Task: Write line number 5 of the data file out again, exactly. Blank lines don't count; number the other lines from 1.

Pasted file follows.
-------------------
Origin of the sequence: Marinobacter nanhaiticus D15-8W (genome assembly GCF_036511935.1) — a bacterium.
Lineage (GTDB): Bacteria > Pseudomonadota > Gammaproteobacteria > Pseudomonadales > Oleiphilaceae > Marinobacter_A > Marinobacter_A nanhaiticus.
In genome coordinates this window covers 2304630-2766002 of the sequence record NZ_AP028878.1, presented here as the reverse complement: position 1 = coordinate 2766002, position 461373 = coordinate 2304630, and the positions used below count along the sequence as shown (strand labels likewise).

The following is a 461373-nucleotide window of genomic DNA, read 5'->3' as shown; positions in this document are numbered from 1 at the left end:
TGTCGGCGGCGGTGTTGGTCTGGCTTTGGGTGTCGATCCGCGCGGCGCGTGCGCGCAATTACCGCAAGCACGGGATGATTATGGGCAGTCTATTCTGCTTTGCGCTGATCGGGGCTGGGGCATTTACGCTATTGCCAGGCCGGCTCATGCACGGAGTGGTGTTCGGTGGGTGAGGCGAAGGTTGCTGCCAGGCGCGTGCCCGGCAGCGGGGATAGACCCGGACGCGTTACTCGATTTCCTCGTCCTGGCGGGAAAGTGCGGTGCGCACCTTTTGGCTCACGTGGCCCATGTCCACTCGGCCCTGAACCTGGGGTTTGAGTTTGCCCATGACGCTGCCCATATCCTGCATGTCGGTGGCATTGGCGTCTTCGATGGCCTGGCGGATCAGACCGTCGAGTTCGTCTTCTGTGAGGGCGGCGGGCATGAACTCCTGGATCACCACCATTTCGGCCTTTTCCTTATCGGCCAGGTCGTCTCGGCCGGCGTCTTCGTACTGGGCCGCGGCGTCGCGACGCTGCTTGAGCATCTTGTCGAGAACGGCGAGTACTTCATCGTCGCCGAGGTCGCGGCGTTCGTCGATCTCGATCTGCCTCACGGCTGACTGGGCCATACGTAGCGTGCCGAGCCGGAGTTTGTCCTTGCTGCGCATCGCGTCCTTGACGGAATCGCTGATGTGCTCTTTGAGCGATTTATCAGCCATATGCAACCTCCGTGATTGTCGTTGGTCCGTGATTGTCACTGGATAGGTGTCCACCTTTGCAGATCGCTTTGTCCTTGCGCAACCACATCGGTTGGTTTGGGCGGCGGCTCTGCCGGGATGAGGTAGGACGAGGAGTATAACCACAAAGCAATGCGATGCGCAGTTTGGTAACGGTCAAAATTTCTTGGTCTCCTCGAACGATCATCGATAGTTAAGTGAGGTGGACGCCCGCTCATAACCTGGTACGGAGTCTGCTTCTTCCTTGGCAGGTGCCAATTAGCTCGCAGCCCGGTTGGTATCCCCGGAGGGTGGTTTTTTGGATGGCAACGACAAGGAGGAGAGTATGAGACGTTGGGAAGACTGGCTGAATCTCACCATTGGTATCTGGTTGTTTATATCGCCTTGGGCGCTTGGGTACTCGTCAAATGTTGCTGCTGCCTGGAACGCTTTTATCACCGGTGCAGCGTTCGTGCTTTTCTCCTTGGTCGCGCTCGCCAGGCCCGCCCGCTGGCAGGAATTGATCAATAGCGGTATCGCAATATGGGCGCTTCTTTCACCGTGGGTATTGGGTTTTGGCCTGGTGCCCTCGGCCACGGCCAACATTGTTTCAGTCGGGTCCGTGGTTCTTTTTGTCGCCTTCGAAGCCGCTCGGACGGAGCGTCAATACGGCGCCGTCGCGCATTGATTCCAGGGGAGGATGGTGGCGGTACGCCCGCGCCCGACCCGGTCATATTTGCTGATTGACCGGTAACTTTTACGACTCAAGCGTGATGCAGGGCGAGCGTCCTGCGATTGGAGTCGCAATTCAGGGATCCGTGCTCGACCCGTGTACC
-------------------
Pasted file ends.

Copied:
TGTCGGCGGCGGTGTTGGTCTGGCTTTGGGTGTCGATCCGCGCGGCGCGTGCGCGCAATTACCGCAAGCACGGGATGATTATGGGCAGTCTATTCTGCTTTGCGCTGATCGGGGCTGGGGCATTTACGCTATTGCCAGGCCGGCTCATGCACGGAGTGGTGTTCGGTGGGTGAGGCGAAGGTTGCTGCCAGGCGCGTGCCCGGCAGCGGGGATAGACCCGGACGCGTTACTCGATTTCCTCGTCCTGGCGGGAAAGTGCGGTGCGCACCTTTTGGCTCACGTGGCCCATGTCCACTCGGCCCTGAACCTGGGGTTTGAGTTTGCCCATGACGCTGCCCATATCCTGCATGTCGGTGGCATTGGCGTCTTCGATGGCCTGGCGGATCAGACCGTCGAGTTCGTCTTCTGTGAGGGCGGCGGGCATGAACTCCTGGATCACCACCATTTCGGCCTTTTCCTTATCGGCCAGGTCGTCTCGGCCGGCGTCTTCGTACTGGGCCGCGGCGTCGCGACGCTGCTTGAGCATCTTGTCGAGAACGGCGAGTACTTCATCGTCGCCGAGGTCGCGGCGTTCGTCGATCTCGATCTGCCTCACGGCTGACTGGGCCATACGTAGCGTGCCGAGCCGGAGTTTGTCCTTGCTGCGCATCGCGTCCTTGACGGAATCGCTGATGTGCTCTTTGAGCGATTTATCAGCCATATGCAACCTCCGTGATTGTCGTTGGTCCGTGATTGTCACTGGATAGGTGTCCACCTTTGCAGATCGCTTTGTCCTTGCGCAACCACATCGGTTGGTTTGGGCGGCGGCTCTGCCGGGATGAGGTAGGACGAGGAGTATAACCACAAAGCAATGCGATGCGCAGTTTGGTAACGGTCAAAATTTCTTGGTCTCCTCGAACGATCATCGATAGTTAAGTGAGGTGGACGCCCGCTCATAACCTGGTACGGAGTCTGCTTCTTCCTTGGCAGGTGCCAATTAGCTCGCAGCCCGGTTGGTATCCCCGGAGGGTGGTTTTTTGGATGGCAACGACAAGGAGGAGAGTATGAGACGTTGGGAAGACTGGCTGAATCTCACCATTGGTATCTGGTTGTTTATATCGCCTTGGGCGCTTGGGTACTCGTCAAATGTTGCTGCTGCCTGGAACGCTTTTATCACCGGTGCAGCGTTCGTGCTTTTCTCCTTGGTCGCGCTCGCCAGGCCCGCCCGCTGGCAGGAATTGATCAATAGCGGTATCGCAATATGGGCGCTTCTTTCACCGTGGGTATTGGGTTTTGGCCTGGTGCCCTCGGCCACGGCCAACATTGTTTCAGTCGGGTCCGTGGTTCTTTTTGTCGCCTTCGAAGCCGCTCGGACGGAGCGTCAATACGGCGCCGTCGCGCATTGATTCCAGGGGAGGATGGTGGCGGTACGCCCGCGCCCGACCCGGTCATATTTGCTGATTGACCGGTAACTTTTACGACTCAAGCGTGATGCAGGGCGAGCGTCCTGCGATTGGAGTCGCAATTCAGGGATCCGTGCTCGACCCGTGTACC